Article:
Thank you, Joyce. Thank you, Joyce. So, another question we have, this is a good one. What is the process for preparing a really anxious child for school? So, you talked about how children get transitions, but sometimes they’re very anxious for a new setting and to start school and be in a different place. So, do you have some recommendations on helping them with that?

I do. Guess what? I want you to calm yourself down first of all. What was your first day on your job like? You had unanswered questions, you had the fear of the unknown. That is what your child experiences going to school. And so you put yourself in their place by reflecting on what you experienced going to your new job. And then talk it out with them. Ask them how they feel about it. If they say they’re scared, tell them what to experience. You’ve been to school before, so tell them something that they may experience so that everything is not unknown to them. They’re gonna meet a new teacher and take them over to the school if necessary, introduce them to the teacher, introduce them to their new classmates if some of them are there, introduce them to the staff, take them on a tour of the school, let them see where they’re gonna be and let them know beyond everything else that you’re gonna be close by and you will be coming by to check on them as often as you can.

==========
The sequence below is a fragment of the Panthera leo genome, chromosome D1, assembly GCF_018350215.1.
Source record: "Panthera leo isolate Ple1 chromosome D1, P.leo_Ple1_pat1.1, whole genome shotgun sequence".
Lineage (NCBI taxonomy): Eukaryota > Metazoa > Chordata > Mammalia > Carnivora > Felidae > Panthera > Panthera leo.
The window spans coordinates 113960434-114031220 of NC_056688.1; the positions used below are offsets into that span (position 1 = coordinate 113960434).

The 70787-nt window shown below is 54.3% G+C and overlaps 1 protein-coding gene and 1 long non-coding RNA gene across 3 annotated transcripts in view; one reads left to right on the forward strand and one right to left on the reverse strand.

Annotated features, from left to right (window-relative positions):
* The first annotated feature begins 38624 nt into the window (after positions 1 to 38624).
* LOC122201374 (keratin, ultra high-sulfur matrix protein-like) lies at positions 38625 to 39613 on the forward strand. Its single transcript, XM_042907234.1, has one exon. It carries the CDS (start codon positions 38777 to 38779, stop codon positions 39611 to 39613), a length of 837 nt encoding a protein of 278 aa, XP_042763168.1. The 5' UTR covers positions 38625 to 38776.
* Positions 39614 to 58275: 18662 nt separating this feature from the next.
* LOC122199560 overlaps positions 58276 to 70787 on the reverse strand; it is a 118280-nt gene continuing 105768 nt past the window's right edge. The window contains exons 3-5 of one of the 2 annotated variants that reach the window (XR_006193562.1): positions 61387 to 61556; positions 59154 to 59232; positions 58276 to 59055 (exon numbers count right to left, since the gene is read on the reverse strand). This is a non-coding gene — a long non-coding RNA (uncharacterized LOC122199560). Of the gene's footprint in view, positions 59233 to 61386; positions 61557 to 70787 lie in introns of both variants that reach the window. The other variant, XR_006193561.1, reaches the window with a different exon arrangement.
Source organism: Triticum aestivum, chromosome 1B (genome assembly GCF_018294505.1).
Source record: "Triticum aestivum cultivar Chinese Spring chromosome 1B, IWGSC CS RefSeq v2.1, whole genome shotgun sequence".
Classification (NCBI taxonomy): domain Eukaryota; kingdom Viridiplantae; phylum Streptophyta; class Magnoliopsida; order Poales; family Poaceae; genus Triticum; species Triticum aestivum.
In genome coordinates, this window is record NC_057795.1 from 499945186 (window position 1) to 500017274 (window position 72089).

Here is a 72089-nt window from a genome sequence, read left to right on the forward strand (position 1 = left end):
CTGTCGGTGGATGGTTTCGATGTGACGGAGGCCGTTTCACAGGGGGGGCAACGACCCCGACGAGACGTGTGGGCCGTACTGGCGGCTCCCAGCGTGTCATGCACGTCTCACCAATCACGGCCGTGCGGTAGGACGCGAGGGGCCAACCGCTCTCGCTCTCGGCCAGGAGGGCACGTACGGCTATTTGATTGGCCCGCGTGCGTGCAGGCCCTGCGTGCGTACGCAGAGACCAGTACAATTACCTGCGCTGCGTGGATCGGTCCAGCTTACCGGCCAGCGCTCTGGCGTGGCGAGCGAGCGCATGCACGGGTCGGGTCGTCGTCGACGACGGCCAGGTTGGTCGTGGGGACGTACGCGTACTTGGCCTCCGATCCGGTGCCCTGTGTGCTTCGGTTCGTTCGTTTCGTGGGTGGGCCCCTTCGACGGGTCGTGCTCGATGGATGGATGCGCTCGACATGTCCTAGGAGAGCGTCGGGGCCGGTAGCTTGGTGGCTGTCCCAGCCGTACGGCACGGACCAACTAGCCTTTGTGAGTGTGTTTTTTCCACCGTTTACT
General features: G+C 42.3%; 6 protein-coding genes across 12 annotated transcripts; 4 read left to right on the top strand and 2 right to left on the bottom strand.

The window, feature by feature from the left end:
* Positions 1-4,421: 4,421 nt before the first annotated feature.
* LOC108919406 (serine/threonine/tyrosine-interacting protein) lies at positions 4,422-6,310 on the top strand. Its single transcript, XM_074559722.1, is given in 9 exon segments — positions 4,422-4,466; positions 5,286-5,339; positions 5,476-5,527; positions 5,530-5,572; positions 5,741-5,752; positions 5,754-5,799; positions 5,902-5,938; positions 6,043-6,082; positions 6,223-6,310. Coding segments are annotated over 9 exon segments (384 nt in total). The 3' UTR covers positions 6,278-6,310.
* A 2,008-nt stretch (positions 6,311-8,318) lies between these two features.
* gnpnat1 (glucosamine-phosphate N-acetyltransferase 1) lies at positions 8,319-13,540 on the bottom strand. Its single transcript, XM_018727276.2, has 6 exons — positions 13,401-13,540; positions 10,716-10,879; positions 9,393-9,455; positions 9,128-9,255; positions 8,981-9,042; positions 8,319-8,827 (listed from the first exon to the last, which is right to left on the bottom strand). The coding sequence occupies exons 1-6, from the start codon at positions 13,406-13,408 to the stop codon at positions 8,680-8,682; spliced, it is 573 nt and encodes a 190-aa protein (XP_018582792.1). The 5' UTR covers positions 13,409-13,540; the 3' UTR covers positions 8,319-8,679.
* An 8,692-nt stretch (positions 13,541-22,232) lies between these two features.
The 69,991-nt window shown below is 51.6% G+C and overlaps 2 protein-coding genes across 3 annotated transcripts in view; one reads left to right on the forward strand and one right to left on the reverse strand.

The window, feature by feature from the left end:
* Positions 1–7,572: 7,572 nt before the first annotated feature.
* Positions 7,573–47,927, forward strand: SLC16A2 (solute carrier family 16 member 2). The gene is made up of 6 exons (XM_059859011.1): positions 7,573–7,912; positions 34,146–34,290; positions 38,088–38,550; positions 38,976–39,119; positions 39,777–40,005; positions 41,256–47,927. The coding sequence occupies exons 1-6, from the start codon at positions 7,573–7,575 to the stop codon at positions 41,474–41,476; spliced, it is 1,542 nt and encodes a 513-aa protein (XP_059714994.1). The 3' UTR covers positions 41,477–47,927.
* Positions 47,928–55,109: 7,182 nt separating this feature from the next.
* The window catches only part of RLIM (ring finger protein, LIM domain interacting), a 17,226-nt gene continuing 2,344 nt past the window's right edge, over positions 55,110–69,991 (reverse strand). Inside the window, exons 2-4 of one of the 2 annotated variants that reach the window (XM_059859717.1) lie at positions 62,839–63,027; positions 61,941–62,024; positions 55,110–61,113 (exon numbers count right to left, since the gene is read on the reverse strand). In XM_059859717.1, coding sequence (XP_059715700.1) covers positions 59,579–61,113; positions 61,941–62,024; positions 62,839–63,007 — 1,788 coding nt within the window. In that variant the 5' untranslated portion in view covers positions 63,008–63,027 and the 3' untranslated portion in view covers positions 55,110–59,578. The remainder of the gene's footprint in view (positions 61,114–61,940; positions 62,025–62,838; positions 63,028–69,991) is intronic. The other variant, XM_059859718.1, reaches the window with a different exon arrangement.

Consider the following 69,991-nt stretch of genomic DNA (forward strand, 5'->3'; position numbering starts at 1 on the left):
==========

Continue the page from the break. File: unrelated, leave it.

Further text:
That is what will make your child feel most secure, if they know that you’re going to be around and you will be coming there whenever you can to make sure that everything is okay. And I know some people work so you won’t be able to get there every day, and you really shouldn’t get there every day. But you should go sometimes and show up and let your child see, my mom comes to see about me. That will help them to feel safe and secure beyond everything else. And if you can’t go, if grandmother can go, or some family member that they trust and that they know can go and just check on them every now and again when you first start. Once they make friends and get comfortable with the teacher, they’ll be okay. But initially, it’s just the fear of the unknown. So you calm their fears and anxiety by talking it out with them, taking them to the school when you can, letting them get familiar with their surroundings, okay?